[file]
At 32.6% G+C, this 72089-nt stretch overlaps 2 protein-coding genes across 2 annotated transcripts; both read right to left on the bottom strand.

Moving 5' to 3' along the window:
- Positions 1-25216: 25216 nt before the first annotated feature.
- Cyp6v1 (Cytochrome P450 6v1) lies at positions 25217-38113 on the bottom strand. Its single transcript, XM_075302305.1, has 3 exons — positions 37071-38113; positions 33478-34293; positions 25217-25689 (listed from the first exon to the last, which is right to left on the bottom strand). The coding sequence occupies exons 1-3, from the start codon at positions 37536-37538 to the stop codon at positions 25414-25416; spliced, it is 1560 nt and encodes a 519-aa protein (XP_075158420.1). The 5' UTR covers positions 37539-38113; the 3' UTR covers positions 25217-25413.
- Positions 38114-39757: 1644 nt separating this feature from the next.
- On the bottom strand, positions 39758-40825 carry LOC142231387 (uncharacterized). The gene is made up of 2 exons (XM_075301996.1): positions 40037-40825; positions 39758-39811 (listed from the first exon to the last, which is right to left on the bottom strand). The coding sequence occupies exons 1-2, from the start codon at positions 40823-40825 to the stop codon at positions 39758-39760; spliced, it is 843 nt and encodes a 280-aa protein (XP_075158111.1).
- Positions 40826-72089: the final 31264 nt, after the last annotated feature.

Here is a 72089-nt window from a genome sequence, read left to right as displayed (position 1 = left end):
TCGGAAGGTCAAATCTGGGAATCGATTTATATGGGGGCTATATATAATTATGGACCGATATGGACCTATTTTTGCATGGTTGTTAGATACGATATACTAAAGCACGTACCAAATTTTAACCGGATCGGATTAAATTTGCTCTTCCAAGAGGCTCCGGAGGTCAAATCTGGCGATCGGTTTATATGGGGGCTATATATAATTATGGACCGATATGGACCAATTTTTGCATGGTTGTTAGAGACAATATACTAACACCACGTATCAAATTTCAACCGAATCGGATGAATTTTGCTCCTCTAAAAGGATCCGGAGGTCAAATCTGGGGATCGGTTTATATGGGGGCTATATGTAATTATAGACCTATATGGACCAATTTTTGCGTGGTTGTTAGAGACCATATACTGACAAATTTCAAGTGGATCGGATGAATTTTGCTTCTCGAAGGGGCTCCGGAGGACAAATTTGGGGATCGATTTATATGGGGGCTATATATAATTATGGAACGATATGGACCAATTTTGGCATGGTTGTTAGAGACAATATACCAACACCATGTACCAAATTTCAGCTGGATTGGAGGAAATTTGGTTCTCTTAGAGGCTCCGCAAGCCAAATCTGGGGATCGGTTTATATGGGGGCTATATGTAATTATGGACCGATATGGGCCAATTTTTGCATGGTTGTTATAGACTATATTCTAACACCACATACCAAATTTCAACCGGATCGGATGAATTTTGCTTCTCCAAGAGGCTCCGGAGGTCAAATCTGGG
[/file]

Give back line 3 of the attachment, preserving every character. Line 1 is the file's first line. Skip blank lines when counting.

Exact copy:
- Positions 1-25216: 25216 nt before the first annotated feature.